A total of 2002 adults aged 51 to 80 participated in the study. The researchers timed how long it took them to sit up and then rise from the floor without any help. The median follow-up period was 6.3 years from the baseline test.
They told the participants to try and sit up with the least amount of support that they believe necessary, and not worry about their speed. They scored the participants' ability to both sit and rise out of 5. For each time the participants used support from their hand, knee or other part of their body the researchers would subtract a point. A total composite score out of 10 was assigned to them which would determine which category or group they belonged to (C1, 0-3; C2, 3.5-5.5; C3, 6-7.5; and C4, 8-10).
A total of 159 people died (a 7.9% mortality rate) at the end of the study, with significantly more deaths occurring among people with low test scores. They found that the rates of mortality between the four groups differed by quite a great deal, even when controlled for gender, age and body mass index (BMI). Those belonging to group C1, which had the lowest score range, were 5-6 times at higher risk of death than those in group C4. This difference suggests that the sitting score is good predictor of all-cause mortality.
Participants with scores below 8 had mortality rates 2 to 5 times higher than those with scores ranging from 8-10. The authors noted: "a 1-point increment in the [sitting-rising] score was related to a 21% reduction in mortality."
Dr Araújo said:
"It is well known that aerobic fitness is strongly related to survival, but our study also shows that maintaining high levels of body flexibility, muscle strength, power-to-body weight ratio and co-ordination are not only good for performing daily activities but have a favourable influence on life expectancy."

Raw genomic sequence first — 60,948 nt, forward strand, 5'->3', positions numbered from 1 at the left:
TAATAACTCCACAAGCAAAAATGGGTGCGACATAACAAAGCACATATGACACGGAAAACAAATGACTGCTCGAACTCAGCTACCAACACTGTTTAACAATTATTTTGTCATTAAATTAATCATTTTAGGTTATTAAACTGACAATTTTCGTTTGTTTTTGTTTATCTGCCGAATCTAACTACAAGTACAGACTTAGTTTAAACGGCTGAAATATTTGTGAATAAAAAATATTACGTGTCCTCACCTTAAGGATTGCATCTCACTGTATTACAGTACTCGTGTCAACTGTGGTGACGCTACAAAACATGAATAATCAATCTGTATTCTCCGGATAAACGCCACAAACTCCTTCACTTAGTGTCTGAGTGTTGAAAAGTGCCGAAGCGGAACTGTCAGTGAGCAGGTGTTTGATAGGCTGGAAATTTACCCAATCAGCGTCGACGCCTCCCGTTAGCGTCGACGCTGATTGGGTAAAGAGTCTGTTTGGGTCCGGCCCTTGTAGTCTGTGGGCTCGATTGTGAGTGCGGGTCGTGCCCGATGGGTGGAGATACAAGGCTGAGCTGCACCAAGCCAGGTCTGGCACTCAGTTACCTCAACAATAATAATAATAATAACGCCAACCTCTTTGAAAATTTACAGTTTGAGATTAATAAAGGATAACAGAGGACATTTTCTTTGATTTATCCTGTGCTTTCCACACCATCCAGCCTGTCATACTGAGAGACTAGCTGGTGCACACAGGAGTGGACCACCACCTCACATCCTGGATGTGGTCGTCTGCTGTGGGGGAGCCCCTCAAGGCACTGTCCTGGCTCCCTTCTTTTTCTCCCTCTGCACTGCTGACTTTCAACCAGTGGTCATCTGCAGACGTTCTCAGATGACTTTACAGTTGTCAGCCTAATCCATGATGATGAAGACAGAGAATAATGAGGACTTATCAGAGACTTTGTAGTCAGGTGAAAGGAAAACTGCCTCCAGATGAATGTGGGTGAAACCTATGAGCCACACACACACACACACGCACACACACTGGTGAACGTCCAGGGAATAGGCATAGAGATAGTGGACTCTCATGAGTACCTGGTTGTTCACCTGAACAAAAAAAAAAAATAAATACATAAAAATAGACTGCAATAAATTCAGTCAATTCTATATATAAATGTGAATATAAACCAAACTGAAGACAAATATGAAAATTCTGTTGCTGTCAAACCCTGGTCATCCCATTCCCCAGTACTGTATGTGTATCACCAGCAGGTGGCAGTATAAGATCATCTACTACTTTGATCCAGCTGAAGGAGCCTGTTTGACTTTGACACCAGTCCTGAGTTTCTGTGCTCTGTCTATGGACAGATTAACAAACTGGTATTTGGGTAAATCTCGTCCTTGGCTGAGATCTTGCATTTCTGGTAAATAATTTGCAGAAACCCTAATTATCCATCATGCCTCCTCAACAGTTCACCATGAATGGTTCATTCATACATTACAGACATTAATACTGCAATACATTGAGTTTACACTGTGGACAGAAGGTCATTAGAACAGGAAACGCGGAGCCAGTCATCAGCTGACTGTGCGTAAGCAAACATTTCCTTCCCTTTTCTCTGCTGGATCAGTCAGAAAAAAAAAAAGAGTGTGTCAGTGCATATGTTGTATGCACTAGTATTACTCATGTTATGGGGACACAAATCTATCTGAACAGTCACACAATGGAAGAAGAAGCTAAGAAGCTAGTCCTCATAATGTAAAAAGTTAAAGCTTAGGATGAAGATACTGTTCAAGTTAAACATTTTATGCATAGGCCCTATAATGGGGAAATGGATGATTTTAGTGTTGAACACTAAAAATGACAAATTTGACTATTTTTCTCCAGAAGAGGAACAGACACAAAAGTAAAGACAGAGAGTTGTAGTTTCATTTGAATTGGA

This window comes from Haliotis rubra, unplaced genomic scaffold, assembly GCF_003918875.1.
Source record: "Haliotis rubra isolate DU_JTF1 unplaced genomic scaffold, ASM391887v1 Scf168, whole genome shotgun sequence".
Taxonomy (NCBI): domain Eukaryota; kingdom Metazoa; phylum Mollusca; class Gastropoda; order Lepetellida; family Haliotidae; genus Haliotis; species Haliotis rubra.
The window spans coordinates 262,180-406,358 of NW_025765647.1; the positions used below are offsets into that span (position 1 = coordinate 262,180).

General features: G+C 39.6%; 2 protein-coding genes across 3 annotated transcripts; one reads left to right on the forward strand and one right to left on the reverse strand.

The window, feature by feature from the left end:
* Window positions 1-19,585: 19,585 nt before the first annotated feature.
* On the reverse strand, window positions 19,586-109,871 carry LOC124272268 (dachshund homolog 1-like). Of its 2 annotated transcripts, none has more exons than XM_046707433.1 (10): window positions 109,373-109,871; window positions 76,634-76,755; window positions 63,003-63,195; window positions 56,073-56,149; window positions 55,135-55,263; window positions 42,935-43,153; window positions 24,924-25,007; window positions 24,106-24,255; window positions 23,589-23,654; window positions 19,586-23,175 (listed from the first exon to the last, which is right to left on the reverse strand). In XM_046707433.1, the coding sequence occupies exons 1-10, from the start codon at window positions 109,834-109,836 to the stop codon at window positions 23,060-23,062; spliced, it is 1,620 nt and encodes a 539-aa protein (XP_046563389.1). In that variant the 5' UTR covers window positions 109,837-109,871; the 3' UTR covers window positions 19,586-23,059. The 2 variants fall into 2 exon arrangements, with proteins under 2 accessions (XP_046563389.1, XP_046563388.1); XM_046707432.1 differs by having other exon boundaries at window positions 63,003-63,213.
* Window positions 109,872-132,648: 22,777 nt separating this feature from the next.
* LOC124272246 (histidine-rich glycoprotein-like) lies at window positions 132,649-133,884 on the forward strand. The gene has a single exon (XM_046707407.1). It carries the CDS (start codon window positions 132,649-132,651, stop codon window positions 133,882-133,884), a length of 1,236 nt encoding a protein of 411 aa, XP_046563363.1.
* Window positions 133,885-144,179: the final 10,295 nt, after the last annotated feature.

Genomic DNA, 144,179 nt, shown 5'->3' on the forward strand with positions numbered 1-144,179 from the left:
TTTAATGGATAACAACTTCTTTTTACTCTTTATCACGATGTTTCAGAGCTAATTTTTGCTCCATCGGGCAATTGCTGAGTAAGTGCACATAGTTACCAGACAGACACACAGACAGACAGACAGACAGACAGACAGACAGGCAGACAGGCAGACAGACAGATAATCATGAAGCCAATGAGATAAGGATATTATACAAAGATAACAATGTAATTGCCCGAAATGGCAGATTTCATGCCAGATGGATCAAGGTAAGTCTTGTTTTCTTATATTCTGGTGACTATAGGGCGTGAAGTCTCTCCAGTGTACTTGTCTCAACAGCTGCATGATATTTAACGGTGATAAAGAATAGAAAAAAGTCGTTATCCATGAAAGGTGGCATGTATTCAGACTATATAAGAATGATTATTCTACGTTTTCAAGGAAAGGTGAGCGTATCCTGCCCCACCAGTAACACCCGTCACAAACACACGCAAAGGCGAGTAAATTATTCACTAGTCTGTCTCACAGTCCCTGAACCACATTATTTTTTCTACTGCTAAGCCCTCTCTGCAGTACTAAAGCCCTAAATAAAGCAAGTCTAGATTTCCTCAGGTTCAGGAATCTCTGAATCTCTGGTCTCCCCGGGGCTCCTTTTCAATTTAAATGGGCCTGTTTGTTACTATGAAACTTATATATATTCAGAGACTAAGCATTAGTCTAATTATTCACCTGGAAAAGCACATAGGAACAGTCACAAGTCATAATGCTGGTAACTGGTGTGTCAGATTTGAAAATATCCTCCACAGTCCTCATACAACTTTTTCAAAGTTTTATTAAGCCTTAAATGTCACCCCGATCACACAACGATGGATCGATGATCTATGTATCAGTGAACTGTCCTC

"When compared to other approaches to functional testing, the sitting-rising test does not require specific equipment and is safe, easy to apply in a short time period (less than 2 minutes), and reliably scored. In our clinical practice, the test has been shown over the past ten years to be useful and practical for application to a large spectrum of populations, ranging from paediatric to geriatric."
Dr Araujo concluded that the test has great potential to become a quick appraisal of musculo-skeletal fitness among the middle-aged and elderly in a clinical setting.
In addition to this method, there are other ways of determining mortality risk, another study found that an accurate predictor of mortality risk in older people is measuring hip-waist ratio.
The sit and rise test could become an efficient tool to measure mortality risk in elders.